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Title: Clinical study concerning the relationship between community-acquired pneumonia and viral infection in northern Thailand
Authors: Koyu Hara
Koji Yahara
Kenji Gotoh
Yoko Nakazono
Takahito Kashiwagi
Yoshihiro Imamura
Nobuyuki Hamada
Weerayut Khositsakulchai
Tippaya Sanchai
Banyong Khantawa
Prasit Tharavichitkul
Niwat Maneekarn
Thira Sirisanthana
Hiroshi Watanabe
Keywords: Medicine
Issue Date: 9-May-2011
Abstract: Objective The etiological agents associated with community-acquired pneumonia (CAP) in Thailand have been studied extensively in bacterial pathogens, but not in viral pathogens. To clarify the association of viral pathogens with CAP, we conducted a comprehensive study of viral and bacterial pathogens in patients with CAP. Methods We enrolled 119 hospitalized patients with CAP in Nakornping Hospital, Chiang Mai, Thailand between 2006 and 2008. The severity of pneumonia was classified and the risk factors for death were estimated. Bacterial and fungal pathogens were determined from specimens taken from blood and sputum, and viral pathogens were identified from nasopharyngeal specimens by RT-PCR using primers specific for 7 respiratory viruses. Results Overall, 29 patients were HIV-infected and 90 patients were non-HIV-infected. The microbial pathogens most commonly isolated among HIV-infected patients were: 4 Klebsiella pneumoniae, 4 Mycobacterium tuberculosis and 3 Haemophilus influenzae. Among non-HIV infected patients, predominant microbial pathogens were: 6 Pseudomonas aeruginosa, 5 Haemophilus influenzae and 4 Klebsiella pneumoniae. As for viral pathogens for CAP, influenza virus was identified from 2 HIV-infected patients and 5 non-HIV infected patients. In addition, human rhinovirus (HRV) and respiratory syncytial virus (RSV) were identified from 2 patients each among non-HIV-infected patients. Conclusion Our study demonstrates that the most common viral agent was influenza virus (5%), followed by HRV (2%) and RSV (2%) among CAP patients in northern Thailand. The underlying chronic obstructive pulmonary disease (COPD) seems to be correlated with the severity of illness. © 2011 The Japanese Society of Internal Medicine.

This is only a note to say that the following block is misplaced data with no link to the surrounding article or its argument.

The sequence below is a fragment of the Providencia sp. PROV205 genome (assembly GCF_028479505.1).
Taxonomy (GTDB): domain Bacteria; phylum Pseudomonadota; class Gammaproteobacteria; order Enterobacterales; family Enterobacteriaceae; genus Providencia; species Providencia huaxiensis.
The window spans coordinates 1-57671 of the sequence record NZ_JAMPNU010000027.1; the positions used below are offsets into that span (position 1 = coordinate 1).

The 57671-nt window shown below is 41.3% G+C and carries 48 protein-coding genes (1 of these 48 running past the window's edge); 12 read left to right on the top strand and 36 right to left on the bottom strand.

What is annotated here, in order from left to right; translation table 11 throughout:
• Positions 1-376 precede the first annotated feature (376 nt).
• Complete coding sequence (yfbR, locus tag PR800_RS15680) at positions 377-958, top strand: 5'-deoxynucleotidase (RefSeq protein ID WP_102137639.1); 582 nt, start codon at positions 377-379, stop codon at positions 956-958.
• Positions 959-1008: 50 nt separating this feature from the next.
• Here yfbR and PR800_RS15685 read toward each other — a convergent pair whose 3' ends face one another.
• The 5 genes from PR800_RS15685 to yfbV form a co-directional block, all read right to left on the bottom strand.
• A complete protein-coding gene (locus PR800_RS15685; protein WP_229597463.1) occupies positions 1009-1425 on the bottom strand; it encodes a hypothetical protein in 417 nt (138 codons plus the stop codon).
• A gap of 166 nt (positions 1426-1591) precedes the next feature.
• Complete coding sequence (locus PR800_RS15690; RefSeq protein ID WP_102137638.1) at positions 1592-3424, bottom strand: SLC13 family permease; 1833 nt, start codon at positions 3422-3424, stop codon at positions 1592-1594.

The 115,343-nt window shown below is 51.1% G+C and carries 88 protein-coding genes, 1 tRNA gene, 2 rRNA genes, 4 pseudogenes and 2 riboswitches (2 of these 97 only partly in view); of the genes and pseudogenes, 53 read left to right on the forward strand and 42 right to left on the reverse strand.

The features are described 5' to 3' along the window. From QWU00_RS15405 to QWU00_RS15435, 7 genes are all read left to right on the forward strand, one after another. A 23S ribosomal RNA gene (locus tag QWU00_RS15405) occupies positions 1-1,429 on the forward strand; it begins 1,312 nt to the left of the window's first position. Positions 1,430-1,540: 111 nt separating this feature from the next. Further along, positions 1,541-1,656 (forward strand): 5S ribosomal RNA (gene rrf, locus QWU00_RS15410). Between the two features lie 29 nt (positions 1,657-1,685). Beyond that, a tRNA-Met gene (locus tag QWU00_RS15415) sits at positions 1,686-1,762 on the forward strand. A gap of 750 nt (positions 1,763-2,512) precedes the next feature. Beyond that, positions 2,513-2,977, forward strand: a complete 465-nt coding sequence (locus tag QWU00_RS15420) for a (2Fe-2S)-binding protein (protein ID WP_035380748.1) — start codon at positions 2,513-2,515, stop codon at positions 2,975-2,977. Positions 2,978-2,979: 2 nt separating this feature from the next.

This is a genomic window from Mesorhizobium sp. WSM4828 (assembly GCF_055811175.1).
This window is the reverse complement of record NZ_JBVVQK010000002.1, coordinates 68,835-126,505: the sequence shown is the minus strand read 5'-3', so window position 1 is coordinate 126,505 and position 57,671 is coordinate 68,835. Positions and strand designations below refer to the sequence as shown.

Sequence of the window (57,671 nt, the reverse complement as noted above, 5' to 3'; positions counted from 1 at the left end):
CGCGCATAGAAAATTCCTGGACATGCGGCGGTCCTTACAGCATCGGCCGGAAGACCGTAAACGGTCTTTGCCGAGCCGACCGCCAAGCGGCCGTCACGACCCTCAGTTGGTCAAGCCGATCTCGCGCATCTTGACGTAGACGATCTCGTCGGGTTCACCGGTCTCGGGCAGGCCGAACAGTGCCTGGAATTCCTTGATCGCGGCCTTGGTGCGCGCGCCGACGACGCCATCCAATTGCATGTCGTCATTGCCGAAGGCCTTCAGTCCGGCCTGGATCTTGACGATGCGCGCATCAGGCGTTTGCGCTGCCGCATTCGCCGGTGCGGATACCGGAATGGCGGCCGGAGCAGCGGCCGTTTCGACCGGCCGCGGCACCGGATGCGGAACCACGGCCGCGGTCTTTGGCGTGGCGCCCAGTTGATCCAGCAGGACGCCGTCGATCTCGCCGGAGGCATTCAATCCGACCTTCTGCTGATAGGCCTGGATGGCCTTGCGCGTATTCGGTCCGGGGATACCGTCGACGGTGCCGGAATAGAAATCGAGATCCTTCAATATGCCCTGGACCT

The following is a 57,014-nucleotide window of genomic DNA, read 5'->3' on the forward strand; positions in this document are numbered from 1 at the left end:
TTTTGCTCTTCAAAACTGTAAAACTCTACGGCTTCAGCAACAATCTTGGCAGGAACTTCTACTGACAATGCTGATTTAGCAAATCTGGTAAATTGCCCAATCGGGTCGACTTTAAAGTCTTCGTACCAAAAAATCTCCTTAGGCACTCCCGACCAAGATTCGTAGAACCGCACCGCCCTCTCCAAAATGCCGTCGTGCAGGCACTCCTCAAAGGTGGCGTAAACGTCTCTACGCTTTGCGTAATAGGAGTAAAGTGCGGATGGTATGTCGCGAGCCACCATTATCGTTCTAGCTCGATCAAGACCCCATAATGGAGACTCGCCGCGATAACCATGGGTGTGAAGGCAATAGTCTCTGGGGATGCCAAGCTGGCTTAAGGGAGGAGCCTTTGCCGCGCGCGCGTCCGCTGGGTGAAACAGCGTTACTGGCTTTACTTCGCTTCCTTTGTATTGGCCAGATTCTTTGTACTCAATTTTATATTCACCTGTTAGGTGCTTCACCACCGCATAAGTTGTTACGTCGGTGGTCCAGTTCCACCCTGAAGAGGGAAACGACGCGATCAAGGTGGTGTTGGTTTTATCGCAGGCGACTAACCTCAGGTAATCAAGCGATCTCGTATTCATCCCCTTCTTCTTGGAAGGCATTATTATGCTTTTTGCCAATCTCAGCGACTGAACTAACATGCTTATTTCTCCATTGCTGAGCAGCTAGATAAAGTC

ISSN: 13497235
Appears in Collections:CMUL: Journal Articles

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